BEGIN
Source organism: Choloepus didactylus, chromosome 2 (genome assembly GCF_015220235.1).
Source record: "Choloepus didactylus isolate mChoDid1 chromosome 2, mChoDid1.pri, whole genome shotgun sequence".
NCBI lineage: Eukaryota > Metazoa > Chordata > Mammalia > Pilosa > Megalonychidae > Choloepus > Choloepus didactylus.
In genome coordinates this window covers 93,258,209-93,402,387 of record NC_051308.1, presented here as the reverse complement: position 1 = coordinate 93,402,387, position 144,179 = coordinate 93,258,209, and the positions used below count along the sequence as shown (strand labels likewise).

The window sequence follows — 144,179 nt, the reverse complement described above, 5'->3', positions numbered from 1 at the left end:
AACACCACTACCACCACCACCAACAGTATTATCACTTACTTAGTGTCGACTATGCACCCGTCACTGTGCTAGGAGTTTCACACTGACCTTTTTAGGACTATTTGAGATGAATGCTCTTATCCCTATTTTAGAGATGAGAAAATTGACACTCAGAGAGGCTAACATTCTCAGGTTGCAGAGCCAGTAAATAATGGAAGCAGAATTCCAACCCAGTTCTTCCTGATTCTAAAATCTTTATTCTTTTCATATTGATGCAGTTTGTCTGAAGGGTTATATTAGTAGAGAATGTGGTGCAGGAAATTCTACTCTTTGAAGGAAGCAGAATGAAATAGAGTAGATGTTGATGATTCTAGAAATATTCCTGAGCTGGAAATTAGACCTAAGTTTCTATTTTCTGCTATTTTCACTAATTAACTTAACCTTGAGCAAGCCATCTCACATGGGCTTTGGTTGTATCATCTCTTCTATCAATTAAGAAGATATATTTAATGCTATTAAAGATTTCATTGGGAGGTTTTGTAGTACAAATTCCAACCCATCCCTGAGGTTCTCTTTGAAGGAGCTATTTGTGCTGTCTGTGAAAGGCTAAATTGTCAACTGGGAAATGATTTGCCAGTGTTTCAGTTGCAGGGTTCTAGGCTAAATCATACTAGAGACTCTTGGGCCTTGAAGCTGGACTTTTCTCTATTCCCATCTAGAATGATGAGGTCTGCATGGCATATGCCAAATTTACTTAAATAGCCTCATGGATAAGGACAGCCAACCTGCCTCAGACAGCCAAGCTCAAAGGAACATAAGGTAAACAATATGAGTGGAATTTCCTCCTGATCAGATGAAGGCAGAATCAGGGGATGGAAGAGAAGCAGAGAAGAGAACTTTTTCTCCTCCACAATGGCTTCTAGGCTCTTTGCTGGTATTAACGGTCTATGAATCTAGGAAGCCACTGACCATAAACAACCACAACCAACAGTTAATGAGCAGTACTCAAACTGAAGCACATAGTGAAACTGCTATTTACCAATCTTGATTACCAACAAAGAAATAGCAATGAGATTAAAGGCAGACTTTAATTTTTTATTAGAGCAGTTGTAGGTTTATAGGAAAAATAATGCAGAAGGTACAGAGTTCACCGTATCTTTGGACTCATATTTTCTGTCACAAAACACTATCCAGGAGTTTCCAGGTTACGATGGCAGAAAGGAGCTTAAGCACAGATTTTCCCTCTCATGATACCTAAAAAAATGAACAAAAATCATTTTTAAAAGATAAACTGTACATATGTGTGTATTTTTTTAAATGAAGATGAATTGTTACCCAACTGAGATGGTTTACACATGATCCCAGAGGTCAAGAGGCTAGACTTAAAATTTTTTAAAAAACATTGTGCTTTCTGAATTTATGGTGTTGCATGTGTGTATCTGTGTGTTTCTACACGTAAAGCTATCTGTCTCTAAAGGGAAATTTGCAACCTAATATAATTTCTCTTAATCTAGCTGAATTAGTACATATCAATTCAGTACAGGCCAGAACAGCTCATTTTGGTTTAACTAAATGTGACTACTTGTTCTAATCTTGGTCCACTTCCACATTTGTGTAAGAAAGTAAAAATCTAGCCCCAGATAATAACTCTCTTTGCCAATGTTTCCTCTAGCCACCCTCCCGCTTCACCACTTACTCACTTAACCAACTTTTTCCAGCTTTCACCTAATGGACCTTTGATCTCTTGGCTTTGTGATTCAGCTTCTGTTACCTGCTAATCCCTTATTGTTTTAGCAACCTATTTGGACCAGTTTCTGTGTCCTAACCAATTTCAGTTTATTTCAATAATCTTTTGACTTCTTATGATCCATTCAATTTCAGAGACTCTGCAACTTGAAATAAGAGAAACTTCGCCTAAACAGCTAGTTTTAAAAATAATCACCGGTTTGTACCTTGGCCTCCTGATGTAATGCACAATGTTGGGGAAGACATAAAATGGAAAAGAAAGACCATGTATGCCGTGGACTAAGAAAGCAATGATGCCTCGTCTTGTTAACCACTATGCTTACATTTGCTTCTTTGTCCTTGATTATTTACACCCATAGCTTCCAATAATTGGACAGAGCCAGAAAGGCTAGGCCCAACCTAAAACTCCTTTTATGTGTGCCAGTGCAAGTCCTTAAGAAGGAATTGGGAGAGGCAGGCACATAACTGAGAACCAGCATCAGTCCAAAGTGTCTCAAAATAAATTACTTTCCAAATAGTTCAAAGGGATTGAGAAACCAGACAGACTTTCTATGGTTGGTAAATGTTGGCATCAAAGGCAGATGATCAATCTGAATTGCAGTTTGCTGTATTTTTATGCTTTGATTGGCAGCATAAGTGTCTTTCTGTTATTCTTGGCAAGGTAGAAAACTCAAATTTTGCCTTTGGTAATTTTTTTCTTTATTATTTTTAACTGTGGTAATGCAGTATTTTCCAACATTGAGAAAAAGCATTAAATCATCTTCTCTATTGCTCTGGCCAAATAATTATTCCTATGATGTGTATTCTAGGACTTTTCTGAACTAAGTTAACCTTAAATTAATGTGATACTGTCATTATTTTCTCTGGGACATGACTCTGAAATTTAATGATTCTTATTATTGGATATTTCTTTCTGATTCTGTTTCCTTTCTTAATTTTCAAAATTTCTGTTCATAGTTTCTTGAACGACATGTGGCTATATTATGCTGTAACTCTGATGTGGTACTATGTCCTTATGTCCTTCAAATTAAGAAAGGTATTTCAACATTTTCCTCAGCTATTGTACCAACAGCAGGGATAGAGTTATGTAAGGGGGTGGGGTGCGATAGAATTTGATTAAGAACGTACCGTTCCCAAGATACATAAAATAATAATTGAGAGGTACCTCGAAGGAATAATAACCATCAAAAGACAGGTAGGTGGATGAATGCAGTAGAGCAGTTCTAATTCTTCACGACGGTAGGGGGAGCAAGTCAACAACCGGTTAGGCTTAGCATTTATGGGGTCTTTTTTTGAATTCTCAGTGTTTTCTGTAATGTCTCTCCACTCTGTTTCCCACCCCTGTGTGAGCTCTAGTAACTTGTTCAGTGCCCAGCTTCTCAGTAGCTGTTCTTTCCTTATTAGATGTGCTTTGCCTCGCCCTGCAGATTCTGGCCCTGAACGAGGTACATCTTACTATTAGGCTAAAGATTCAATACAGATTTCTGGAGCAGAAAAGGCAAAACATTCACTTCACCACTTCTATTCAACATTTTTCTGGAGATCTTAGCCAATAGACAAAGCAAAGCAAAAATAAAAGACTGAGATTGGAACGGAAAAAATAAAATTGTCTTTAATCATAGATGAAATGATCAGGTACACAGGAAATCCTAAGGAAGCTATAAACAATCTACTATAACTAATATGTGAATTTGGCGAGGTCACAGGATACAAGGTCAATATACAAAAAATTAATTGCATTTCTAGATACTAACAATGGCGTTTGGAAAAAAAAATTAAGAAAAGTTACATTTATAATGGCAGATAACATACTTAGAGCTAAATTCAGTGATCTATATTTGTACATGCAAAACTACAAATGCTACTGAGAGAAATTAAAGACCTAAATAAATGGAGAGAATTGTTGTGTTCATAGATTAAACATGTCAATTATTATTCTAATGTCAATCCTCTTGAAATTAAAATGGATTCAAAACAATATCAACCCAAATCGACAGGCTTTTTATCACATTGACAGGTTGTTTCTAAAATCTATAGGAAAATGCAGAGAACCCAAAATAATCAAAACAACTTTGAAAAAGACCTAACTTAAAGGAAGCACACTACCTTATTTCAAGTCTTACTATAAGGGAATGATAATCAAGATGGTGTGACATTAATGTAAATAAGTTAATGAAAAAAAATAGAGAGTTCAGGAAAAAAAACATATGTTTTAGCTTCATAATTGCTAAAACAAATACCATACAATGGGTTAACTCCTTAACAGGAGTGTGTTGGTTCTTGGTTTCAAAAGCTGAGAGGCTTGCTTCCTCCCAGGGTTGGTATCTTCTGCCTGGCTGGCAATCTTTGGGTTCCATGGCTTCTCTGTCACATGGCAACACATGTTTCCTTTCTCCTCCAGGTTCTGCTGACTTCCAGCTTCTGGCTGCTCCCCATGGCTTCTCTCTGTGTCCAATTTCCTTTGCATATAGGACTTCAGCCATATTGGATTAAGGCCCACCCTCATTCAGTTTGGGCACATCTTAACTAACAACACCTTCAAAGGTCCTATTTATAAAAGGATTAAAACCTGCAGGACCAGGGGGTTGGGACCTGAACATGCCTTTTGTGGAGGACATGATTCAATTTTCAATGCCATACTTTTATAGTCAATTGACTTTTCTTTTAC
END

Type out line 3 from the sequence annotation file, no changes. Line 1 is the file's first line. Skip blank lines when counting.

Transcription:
NCBI lineage: Eukaryota > Metazoa > Chordata > Mammalia > Pilosa > Megalonychidae > Choloepus > Choloepus didactylus.